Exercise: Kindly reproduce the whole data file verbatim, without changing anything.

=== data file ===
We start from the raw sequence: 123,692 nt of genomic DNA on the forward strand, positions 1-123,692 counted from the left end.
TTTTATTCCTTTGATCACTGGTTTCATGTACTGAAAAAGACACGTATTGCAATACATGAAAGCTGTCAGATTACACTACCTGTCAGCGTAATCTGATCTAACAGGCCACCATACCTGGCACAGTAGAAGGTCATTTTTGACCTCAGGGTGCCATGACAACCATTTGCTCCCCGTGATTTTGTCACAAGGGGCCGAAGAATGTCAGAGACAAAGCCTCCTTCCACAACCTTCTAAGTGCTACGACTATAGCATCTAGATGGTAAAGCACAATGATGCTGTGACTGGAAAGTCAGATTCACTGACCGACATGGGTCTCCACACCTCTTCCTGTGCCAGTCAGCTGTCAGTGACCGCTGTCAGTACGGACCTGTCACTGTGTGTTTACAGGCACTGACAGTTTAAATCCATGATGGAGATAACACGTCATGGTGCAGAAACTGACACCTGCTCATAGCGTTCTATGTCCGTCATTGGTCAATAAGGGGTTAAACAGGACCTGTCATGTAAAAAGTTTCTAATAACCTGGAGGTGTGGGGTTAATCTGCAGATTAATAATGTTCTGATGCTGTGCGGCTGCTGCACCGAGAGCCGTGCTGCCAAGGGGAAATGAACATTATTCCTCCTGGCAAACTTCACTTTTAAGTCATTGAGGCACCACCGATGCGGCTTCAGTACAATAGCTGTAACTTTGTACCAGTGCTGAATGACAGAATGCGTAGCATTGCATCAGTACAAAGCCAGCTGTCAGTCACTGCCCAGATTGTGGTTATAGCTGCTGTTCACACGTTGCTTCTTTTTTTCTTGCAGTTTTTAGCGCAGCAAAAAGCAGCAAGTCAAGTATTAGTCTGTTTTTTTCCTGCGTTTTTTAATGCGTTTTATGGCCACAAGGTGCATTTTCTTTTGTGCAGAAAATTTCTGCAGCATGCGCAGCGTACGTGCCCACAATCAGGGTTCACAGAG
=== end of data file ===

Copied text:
We start from the raw sequence: 123,692 nt of genomic DNA on the forward strand, positions 1-123,692 counted from the left end.
TTTTATTCCTTTGATCACTGGTTTCATGTACTGAAAAAGACACGTATTGCAATACATGAAAGCTGTCAGATTACACTACCTGTCAGCGTAATCTGATCTAACAGGCCACCATACCTGGCACAGTAGAAGGTCATTTTTGACCTCAGGGTGCCATGACAACCATTTGCTCCCCGTGATTTTGTCACAAGGGGCCGAAGAATGTCAGAGACAAAGCCTCCTTCCACAACCTTCTAAGTGCTACGACTATAGCATCTAGATGGTAAAGCACAATGATGCTGTGACTGGAAAGTCAGATTCACTGACCGACATGGGTCTCCACACCTCTTCCTGTGCCAGTCAGCTGTCAGTGACCGCTGTCAGTACGGACCTGTCACTGTGTGTTTACAGGCACTGACAGTTTAAATCCATGATGGAGATAACACGTCATGGTGCAGAAACTGACACCTGCTCATAGCGTTCTATGTCCGTCATTGGTCAATAAGGGGTTAAACAGGACCTGTCATGTAAAAAGTTTCTAATAACCTGGAGGTGTGGGGTTAATCTGCAGATTAATAATGTTCTGATGCTGTGCGGCTGCTGCACCGAGAGCCGTGCTGCCAAGGGGAAATGAACATTATTCCTCCTGGCAAACTTCACTTTTAAGTCATTGAGGCACCACCGATGCGGCTTCAGTACAATAGCTGTAACTTTGTACCAGTGCTGAATGACAGAATGCGTAGCATTGCATCAGTACAAAGCCAGCTGTCAGTCACTGCCCAGATTGTGGTTATAGCTGCTGTTCACACGTTGCTTCTTTTTTTCTTGCAGTTTTTAGCGCAGCAAAAAGCAGCAAGTCAAGTATTAGTCTGTTTTTTTCCTGCGTTTTTTAATGCGTTTTATGGCCACAAGGTGCATTTTCTTTTGTGCAGAAAATTTCTGCAGCATGCGCAGCGTACGTGCCCACAATCAGGGTTCACAGAG